So we just pulled in, I handed Roman the cart-quarter, and I reviewed our plan of action with the boys: be good helpers, walk beside the cart, please don't ask for things that aren't on our grocery list. And for the love of all that is good, PLEASE DON'T RUN. And between there and the time he gets unbuckled, he lost the quarter.
Cue Lady Awesome.
She sees that Roman is distraught as I pull out our cart, and she smiles at me saying, "If it's okay with you, mama, I'd love if he got my cart out..." Shh! Lady, I'm teaching a lesson here. "...And it's been a long time since I've had little hands to help me with my chores." Dang it. So you want to bring joy to a sad little kid while reminiscing your days gone by, and I'm going to keep you from that privilege? Okay, fine. We'll teach the lesson of manners and thank yous today instead.
Lady gives quarter to kid. Kid gets cart. Kid smiles. Mother reminds kid of manners. Kid says "thank you." Into the store we all go.
Five seconds later, I have said "no" to at least five things, and Liam is in a dead sprint down aisle one.
So I take a deep breath, and in the calmest voice I can muster, (Because kids are kind of like animals in that way. When you're angry and just need to get your hands on the little buggers, you have to let the pretend-sugar ooze from your voice in order to override the common sense that is screaming in their head, telling them to flee from danger and run for their lives!) I gather them quickly to my side. And there, kneeling on the floor on the right side of aisle one, and four feet into the door, we review our rules for the grocery store that day.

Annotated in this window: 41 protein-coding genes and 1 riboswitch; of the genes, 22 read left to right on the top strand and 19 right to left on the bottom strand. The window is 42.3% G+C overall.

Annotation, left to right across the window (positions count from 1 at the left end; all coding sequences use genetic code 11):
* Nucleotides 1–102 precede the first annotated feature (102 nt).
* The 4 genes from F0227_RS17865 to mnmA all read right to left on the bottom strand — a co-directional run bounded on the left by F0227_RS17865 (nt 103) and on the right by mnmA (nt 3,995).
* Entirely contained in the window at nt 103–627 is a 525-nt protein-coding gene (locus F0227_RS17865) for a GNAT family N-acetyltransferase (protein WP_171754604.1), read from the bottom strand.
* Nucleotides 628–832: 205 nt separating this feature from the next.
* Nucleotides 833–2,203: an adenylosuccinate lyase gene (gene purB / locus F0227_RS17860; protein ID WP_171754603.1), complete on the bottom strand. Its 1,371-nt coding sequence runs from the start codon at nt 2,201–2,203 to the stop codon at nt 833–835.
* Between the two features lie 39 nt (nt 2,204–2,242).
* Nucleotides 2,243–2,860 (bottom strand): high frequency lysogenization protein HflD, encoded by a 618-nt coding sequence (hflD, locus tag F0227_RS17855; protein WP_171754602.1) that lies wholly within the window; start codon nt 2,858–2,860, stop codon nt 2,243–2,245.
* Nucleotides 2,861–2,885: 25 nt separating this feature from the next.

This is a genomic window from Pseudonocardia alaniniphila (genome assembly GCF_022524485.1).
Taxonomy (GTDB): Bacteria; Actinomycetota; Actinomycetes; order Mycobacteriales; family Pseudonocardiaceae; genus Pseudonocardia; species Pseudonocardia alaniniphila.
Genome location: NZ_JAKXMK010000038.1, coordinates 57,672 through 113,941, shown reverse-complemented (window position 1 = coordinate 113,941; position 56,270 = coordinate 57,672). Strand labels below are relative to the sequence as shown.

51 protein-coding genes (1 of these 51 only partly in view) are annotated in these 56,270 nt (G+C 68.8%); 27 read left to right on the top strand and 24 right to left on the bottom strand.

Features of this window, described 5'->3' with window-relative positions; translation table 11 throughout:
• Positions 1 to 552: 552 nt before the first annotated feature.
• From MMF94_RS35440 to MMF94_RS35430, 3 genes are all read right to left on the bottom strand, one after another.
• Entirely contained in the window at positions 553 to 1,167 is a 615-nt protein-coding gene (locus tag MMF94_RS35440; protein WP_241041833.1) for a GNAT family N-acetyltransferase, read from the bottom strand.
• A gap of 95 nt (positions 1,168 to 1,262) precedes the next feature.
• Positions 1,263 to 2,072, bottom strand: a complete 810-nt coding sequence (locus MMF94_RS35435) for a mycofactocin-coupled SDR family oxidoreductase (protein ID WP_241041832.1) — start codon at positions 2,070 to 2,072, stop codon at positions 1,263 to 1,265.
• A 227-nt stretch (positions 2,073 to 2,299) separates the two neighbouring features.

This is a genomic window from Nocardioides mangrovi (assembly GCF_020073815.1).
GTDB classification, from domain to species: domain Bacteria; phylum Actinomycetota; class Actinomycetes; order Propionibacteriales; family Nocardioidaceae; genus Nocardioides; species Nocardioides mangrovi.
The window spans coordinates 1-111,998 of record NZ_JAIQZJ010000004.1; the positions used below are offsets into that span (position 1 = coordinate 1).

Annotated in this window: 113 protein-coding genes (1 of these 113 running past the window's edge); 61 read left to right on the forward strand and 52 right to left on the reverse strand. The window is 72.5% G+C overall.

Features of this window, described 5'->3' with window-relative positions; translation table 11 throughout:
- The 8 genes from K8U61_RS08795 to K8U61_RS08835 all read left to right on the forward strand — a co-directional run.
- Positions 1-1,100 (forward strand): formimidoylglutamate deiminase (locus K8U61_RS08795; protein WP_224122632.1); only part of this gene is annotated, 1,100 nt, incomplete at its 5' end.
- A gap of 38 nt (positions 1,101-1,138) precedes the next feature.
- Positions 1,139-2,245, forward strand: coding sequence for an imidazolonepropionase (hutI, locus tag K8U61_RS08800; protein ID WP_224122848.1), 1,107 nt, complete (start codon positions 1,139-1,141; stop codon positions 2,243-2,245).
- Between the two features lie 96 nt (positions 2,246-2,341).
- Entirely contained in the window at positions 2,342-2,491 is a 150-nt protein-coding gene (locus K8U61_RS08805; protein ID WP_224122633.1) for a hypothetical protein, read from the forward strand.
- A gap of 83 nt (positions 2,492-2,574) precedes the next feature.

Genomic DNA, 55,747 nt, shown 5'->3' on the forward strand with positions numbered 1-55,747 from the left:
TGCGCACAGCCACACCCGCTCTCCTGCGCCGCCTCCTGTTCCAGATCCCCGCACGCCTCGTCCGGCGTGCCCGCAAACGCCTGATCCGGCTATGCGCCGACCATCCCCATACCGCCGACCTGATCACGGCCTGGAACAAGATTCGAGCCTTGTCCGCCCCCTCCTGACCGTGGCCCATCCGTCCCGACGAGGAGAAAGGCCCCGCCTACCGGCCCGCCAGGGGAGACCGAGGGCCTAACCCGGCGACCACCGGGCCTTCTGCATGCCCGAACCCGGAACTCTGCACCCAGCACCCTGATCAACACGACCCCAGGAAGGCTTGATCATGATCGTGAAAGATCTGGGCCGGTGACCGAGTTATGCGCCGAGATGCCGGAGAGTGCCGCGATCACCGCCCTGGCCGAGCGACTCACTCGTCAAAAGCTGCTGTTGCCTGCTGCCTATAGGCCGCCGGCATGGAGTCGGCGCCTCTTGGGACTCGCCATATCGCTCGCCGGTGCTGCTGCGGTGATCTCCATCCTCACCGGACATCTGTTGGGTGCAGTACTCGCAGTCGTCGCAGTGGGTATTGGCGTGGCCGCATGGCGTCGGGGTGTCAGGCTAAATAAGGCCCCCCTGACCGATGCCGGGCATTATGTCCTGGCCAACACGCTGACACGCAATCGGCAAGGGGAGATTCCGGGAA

Lady Awesome is now reaching for eggs as Liam grabs the milk and lugs it over, met by my celebration and encouragement. Meanwhile, Roman is giving himself props for getting the mayo into the cart like I had asked him. She leans over to me and quietly says, "Keep going, mama. I know it's hard when the days are long and it's inconvenient, but putting in the time now will make things so much better when they're grown. Remember, you're building helpers." I glance over through my tear-brimmed eyes to see her two teenage daughters standing with her cart.
Grateful, I utter some sort of inadequate expression of thanks and offer a trademark crooked smile.
It is some time later, around the cheese case, that we meet again. She approaches me and, in a hushed voice, explains that she and her daughters are buying some oyster crackers to feed the seagulls that are gathered in the parking lot outside. And, if I'm okay with it, would my boys and I like to join? Of course we do. We agree to meet over by the birds after putting our groceries into our separate cars, and she hands my boys the sacred bag of crackers to hold and bring over.
So I have the boys standing in the back of our SUV while I load the groceries from cart to car and barely finish explaining "Okay, boys, stay right there. I'm just running the cart over to the return and then we'll head over. Don't push buttons and don't hop out." And there, coming up to my right shoulder, is her oldest daughter. She hands me a quarter back and says, "I'll take your cart back for you."
Stunned. I am stunned. As if this lady hasn't already been kind enough, she has thought of every step I have to organize to make this happen.
Some people really know how to love on other people.
It is among the flock of seagulls that we all meet up, passing the bag back and forth while making small talk with each other. We throw our crackers high in to the air and out in front of us, occasionally taking pause to laugh at small boys who prefer to eat many of the crackers that we expected would be in bird bellies. And we continue the dance until the bag is filled only with crumbs.
We exchange the expected pleasantries, me making sure my boys each look them in the eyes and say "thank you" and myself explaining how kind and thoughtful they were. And how much that made my day. She smiles and says, "I just really love when I see a mom with young children who is taking the time to do things the hard way- the right way. We are all in such a hurry these days, that we miss the big stuff. You're doing a great job, Mama. You need to know that."
And it was there in the Aldi parking lot that I cried.